Smartphones Can Detect Bipolar Disorder

Smartphones can indicate the depression and elation patters of individuals with bipolar disorder.

Research conducted at the Center for Research and Telecommunication Experimentation for Networked Communities in Trento, Italy, has shown how. Researcher Dr. Venet Osmani conducted a four-month long study to show how data obtained from the users’ smartphone can indicate mood patterns.

The study involved 12 patients with bipolar disorder between 2012 and 2013. Osmani conducted traditional mental health practices like counseling and checked on each one of them every three weeks.

The accelerometer speed and GPS data showed whether the patient was in one location or was racing around several locations, thereby, indicating whether the patient was in a manic phase or not.

The frequency and duration of calls also indicated whether the patient was in a manic phase of not. Not answering calls was indicative of a depressive phase wherein the patient wanted to be alone.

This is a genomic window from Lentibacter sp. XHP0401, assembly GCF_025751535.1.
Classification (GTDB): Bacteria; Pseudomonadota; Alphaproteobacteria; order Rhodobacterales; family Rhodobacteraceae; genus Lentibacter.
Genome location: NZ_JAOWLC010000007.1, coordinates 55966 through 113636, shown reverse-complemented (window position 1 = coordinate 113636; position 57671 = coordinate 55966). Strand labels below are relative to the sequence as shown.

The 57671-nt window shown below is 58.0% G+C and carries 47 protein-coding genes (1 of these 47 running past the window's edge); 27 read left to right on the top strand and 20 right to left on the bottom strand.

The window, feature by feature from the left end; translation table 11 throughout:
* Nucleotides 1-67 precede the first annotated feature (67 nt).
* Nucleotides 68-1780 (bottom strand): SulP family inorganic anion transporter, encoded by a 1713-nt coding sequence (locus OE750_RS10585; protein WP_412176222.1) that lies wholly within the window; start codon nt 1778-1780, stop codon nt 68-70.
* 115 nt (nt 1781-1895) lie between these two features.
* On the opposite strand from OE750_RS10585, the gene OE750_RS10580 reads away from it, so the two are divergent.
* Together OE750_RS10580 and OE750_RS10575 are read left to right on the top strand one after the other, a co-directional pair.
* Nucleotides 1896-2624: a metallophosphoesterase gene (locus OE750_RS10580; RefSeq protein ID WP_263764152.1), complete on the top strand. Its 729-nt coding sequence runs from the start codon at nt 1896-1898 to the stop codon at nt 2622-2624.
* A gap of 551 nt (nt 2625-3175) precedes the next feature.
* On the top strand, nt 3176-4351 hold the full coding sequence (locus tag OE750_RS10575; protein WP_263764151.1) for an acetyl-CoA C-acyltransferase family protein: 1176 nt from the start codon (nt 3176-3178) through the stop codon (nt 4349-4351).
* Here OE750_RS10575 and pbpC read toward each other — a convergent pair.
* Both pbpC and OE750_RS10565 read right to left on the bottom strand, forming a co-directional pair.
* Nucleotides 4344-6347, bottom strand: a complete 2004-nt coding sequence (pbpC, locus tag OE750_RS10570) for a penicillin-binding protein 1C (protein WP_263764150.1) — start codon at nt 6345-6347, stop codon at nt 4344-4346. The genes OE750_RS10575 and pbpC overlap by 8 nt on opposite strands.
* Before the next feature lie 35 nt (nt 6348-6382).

Bipolar disorder is a serious condition in which the patient oscillates between periods of extreme elation and severe depression. In the elation phase, patients can be ecstatic and hyperactive. In the other phase, patients can feel devastatingly low and completely lethargic.

Detecting these mood changes in real-time has always been challenging. This is where a method like the one introduced by Osmani promises to be useful at least up to some extent.

The results were largely positive. Location and activity data together predicted a charge in mood with almost 94 percent accuracy due to the use of a cell phone signal booster for car. A combination of this data with the phone call records increased the predictive success by over 97 percent.

Osmani said that this means that there were practically no false alarms at all. Early detection of manic-depressive mood phases could lead to timely intervention and, therefore, improved treatment outcomes.

However, there are serious limitations to this study since it involved only 12 patients and the data was also collected over a span of just 12 weeks.

A longer study can better demonstrate the accuracy of the findings. Osmani has said that there are plans for a longer more intensive follow-up study. With the rapidly evolving cell phone sensor technology, the data might get even more accurate and reliable over time.

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